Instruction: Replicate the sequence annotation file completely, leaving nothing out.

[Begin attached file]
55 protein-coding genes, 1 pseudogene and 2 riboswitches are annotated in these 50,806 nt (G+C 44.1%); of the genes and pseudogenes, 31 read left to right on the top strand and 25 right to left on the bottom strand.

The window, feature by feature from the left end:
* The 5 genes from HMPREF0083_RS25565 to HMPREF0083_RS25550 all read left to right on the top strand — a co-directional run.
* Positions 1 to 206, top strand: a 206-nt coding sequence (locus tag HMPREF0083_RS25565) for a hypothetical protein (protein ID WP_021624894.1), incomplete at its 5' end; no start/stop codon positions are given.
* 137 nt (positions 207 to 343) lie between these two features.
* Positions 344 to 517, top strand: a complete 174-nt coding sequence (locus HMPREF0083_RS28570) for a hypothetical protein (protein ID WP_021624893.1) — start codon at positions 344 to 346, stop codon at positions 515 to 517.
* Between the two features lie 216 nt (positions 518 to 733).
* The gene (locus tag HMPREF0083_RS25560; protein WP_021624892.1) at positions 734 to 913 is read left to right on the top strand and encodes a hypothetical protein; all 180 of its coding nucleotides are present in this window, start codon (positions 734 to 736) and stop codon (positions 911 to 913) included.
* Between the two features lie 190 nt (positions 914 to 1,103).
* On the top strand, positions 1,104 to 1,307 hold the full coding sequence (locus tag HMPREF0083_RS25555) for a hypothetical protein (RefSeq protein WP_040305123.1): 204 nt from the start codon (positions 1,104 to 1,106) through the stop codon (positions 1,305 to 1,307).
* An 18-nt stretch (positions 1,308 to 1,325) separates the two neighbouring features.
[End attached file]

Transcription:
55 protein-coding genes, 1 pseudogene and 2 riboswitches are annotated in these 50,806 nt (G+C 44.1%); of the genes and pseudogenes, 31 read left to right on the top strand and 25 right to left on the bottom strand.

The window, feature by feature from the left end:
* The 5 genes from HMPREF0083_RS25565 to HMPREF0083_RS25550 all read left to right on the top strand — a co-directional run.
* Positions 1 to 206, top strand: a 206-nt coding sequence (locus tag HMPREF0083_RS25565) for a hypothetical protein (protein ID WP_021624894.1), incomplete at its 5' end; no start/stop codon positions are given.
* 137 nt (positions 207 to 343) lie between these two features.
* Positions 344 to 517, top strand: a complete 174-nt coding sequence (locus HMPREF0083_RS28570) for a hypothetical protein (protein ID WP_021624893.1) — start codon at positions 344 to 346, stop codon at positions 515 to 517.
* Between the two features lie 216 nt (positions 518 to 733).
* The gene (locus tag HMPREF0083_RS25560; protein WP_021624892.1) at positions 734 to 913 is read left to right on the top strand and encodes a hypothetical protein; all 180 of its coding nucleotides are present in this window, start codon (positions 734 to 736) and stop codon (positions 911 to 913) included.
* Between the two features lie 190 nt (positions 914 to 1,103).
* On the top strand, positions 1,104 to 1,307 hold the full coding sequence (locus tag HMPREF0083_RS25555) for a hypothetical protein (RefSeq protein WP_040305123.1): 204 nt from the start codon (positions 1,104 to 1,106) through the stop codon (positions 1,305 to 1,307).
* An 18-nt stretch (positions 1,308 to 1,325) separates the two neighbouring features.